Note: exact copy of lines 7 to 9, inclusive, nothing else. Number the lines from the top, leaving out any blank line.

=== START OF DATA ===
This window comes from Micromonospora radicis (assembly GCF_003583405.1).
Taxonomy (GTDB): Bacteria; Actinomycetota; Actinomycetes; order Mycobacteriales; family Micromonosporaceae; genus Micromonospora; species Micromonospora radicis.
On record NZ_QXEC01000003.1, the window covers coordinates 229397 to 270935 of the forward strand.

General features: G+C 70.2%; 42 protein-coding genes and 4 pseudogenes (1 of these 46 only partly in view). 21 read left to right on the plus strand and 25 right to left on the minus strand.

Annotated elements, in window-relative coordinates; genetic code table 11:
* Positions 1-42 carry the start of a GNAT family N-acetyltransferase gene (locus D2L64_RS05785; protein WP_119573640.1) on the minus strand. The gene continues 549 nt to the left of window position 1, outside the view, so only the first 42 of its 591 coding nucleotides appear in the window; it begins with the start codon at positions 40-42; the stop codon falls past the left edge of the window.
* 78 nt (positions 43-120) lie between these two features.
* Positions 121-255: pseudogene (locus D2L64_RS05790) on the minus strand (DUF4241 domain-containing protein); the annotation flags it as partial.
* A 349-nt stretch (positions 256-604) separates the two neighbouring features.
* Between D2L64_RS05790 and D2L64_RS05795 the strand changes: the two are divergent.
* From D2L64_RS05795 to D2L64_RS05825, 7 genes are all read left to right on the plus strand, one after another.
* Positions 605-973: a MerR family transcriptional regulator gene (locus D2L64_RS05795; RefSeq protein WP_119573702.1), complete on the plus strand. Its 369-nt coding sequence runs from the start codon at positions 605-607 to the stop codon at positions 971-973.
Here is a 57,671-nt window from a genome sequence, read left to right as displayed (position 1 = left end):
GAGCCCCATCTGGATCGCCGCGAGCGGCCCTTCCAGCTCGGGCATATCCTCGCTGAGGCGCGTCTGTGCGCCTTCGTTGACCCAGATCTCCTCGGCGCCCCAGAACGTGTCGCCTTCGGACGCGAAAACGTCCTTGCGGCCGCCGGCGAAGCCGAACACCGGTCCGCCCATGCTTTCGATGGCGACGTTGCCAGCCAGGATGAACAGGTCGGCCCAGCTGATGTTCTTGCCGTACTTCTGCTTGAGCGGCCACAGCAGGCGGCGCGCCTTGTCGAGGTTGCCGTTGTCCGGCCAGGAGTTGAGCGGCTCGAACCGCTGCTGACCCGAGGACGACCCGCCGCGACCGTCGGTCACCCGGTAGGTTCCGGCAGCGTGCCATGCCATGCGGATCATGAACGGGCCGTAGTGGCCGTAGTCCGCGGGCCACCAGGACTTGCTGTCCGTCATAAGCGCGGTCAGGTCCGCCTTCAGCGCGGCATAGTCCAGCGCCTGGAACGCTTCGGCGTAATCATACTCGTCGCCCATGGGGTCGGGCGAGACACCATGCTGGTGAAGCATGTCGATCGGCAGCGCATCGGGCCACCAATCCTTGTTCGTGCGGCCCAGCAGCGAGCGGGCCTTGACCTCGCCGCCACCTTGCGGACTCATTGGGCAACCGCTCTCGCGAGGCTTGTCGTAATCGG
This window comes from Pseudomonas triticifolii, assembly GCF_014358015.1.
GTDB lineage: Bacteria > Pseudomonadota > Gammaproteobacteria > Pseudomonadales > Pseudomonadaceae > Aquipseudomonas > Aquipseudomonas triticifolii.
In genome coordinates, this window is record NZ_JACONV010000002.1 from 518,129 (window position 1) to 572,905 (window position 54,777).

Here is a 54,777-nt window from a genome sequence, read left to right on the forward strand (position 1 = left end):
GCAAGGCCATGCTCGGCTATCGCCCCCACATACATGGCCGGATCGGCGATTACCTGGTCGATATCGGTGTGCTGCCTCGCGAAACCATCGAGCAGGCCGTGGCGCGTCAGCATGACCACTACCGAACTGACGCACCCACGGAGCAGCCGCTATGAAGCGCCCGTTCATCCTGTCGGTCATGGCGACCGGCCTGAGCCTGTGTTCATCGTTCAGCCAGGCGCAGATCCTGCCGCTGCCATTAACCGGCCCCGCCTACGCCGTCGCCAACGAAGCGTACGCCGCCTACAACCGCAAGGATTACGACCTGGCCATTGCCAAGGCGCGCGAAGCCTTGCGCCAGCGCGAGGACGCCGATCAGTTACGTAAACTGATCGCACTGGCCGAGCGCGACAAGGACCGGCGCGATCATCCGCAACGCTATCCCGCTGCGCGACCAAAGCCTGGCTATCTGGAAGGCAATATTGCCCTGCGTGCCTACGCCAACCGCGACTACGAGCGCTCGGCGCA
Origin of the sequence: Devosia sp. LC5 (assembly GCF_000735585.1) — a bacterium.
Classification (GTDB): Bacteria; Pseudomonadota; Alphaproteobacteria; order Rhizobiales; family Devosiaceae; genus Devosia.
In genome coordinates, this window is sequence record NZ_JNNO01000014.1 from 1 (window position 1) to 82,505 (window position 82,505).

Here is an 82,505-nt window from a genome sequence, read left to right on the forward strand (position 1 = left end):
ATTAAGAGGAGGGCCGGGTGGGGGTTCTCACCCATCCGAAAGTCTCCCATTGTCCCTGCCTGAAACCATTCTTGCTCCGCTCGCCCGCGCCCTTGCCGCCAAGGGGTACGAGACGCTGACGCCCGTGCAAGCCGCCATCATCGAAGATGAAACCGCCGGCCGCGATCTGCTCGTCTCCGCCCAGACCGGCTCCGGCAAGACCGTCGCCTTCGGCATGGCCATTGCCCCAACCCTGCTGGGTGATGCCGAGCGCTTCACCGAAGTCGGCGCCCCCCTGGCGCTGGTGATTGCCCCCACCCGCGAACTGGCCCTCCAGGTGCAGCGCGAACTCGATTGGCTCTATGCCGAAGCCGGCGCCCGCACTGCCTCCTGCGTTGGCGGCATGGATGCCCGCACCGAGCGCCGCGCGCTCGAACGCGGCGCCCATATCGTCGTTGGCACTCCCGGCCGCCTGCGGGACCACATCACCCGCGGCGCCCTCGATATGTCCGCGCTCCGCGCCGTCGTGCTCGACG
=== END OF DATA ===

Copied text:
* 78 nt (positions 43-120) lie between these two features.
* Positions 121-255: pseudogene (locus D2L64_RS05790) on the minus strand (DUF4241 domain-containing protein); the annotation flags it as partial.
* A 349-nt stretch (positions 256-604) separates the two neighbouring features.